There are few occasions where I can say that Leonardo DiCaprio, Martin Scorsese, Christopher Nolan, and I share something in common. In this, we do: each of us needs story to address a sense of our guilt.
Nothing demonstrates this more powerfully than two recent movies: Scorsese’s Shutter Island and Nolan’s Inception. Both movies star DiCaprio as a man wrestling with a deep sense of his guilt. (Is it coincidence that in both, that guilt has some relationship to the death of his wife? I’d like readers to weigh in on that.)
In wildly different ways, DiCaprio in each movie retreats inwardly and
spins an elaborate fictional reality which enables him somehow to deal with the guilt of his actions. Both movies show guilt as an actual reality with powerful motivating force in the human psyche. It is something that must be dealt with, and it is dealt with, it seems, by story, by creating a reality in which the guilt is atoned for or passed off upon another. Guilt cannot reside within us without being addressed.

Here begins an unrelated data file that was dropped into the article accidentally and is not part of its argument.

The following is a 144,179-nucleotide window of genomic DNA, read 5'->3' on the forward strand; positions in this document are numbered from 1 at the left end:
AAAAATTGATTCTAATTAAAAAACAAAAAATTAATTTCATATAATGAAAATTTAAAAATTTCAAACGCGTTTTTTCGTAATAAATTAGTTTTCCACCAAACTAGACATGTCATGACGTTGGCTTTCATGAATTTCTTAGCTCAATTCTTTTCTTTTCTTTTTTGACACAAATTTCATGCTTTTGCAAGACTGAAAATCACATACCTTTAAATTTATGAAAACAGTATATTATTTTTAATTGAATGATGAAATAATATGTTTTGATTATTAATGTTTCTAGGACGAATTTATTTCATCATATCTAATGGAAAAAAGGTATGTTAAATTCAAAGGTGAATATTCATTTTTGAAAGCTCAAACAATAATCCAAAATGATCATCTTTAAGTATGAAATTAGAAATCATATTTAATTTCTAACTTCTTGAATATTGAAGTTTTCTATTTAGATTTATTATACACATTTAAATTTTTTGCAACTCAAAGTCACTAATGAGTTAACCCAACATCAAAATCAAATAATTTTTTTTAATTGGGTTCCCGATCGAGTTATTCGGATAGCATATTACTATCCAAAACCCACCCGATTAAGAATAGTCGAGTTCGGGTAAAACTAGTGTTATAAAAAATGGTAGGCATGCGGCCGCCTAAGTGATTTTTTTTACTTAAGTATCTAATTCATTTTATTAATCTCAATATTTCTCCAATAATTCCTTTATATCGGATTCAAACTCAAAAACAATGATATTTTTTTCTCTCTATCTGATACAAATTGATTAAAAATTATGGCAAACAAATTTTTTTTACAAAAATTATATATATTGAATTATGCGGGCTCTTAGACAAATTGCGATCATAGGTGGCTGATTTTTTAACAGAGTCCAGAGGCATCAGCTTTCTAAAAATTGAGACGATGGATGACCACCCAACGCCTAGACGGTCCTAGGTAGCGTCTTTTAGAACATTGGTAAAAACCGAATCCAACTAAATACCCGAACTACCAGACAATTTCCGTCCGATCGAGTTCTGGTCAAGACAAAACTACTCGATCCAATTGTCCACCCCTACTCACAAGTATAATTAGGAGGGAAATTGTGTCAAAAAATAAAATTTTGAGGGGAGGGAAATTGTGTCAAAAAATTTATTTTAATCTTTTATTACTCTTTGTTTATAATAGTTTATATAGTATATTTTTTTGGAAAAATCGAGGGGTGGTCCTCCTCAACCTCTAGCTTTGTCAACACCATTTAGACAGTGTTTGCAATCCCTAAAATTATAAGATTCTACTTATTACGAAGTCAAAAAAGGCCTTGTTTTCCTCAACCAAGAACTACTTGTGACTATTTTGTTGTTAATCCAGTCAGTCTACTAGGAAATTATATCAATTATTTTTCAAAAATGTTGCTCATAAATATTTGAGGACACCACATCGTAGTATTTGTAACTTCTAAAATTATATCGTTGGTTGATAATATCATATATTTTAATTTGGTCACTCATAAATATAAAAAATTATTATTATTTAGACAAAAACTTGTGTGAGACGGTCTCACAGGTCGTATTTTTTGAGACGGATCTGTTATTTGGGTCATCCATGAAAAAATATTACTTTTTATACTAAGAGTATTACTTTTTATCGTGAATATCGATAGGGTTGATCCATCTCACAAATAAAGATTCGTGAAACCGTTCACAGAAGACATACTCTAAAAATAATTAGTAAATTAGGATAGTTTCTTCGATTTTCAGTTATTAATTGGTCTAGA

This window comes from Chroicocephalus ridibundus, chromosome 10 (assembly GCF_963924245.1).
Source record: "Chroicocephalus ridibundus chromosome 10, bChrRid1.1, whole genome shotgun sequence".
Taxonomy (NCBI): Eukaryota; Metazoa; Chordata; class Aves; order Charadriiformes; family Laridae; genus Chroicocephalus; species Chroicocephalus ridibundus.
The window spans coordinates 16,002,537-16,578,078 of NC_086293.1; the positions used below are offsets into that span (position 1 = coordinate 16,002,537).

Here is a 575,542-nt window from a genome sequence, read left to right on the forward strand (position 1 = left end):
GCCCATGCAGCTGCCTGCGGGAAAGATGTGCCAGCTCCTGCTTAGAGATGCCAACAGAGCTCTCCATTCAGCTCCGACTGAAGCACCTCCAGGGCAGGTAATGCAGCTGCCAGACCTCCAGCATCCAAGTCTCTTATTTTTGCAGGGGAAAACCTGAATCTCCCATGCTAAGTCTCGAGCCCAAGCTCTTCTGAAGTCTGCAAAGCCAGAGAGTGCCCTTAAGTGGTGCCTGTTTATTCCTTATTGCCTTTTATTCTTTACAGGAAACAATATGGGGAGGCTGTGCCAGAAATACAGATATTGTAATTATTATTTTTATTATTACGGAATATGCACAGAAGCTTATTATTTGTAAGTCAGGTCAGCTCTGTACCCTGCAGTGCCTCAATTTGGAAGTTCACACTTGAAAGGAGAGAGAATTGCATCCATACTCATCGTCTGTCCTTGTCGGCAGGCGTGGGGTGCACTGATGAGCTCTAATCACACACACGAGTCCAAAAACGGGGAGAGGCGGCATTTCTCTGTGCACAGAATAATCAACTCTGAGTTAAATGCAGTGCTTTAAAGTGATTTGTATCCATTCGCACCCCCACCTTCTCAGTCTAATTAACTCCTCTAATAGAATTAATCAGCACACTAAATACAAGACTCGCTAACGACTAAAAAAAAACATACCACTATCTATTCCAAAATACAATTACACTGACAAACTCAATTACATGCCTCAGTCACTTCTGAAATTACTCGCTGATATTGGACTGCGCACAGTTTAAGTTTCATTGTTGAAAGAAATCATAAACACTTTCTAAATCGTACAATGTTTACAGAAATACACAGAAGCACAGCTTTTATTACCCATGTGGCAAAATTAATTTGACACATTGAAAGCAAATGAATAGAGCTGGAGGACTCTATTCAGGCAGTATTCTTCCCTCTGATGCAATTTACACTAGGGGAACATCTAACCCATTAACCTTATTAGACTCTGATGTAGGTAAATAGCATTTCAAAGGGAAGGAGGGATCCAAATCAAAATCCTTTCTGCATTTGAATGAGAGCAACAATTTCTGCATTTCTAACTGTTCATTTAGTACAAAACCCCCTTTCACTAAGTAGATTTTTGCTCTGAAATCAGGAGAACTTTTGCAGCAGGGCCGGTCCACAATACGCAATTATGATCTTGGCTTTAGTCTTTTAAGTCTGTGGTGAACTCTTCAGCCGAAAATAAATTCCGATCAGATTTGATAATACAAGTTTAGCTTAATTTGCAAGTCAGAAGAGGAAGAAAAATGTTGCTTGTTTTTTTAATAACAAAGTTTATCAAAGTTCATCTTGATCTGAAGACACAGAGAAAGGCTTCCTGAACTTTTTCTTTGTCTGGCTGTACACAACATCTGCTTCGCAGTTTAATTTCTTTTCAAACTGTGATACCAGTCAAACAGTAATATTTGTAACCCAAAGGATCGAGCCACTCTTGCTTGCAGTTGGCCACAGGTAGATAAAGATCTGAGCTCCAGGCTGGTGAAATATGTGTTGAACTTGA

Remarkable to me is that these master story tellers – and these films are technically masterful – both intuitively see and accept what every preacher of the Gospel preaches each Sunday: that guilt is real and must be assuaged. It will have an effect on us. We will face it one way or another.
And, like Scorsese and Nolan, the Christian preacher tells a story by which the guilt of his listeners can be addressed. His story points to a Man come from God who took guilt upon Himself. It is a story the preacher calls upon his listeners to embrace.
The movies should challenge us to face the importance of dealing with the guilt but should also cause us to ask this question: Does the Christian story have any greater validity than the fictions created by Mr. Scorsese or Mr. Nolan, or by any number of others? Is the Christian story simply another elaborate fiction generated deep within the human mind by which sin is addressed? Is that all it is?
This, I think, is the question forced on us and left unanswered by these intriguing movies.
I have come to my own answer on that question. What is yours?
One thought on “Leonardo, Martin, Christopher, and Me”
The difference between the two is simple, I think. The first stories (Inception, Shutter Island) bring up the very valid point that guilt must be dealt with.
Christianity, instead of having us simply “pass off” the guilt or create another world where guilt goes or any of the really cool stuff that DiCaprio does in the movies, shows us exactly who we can give our guilt too and that we receive Grace and Love in return regardless of what the guilt is for.
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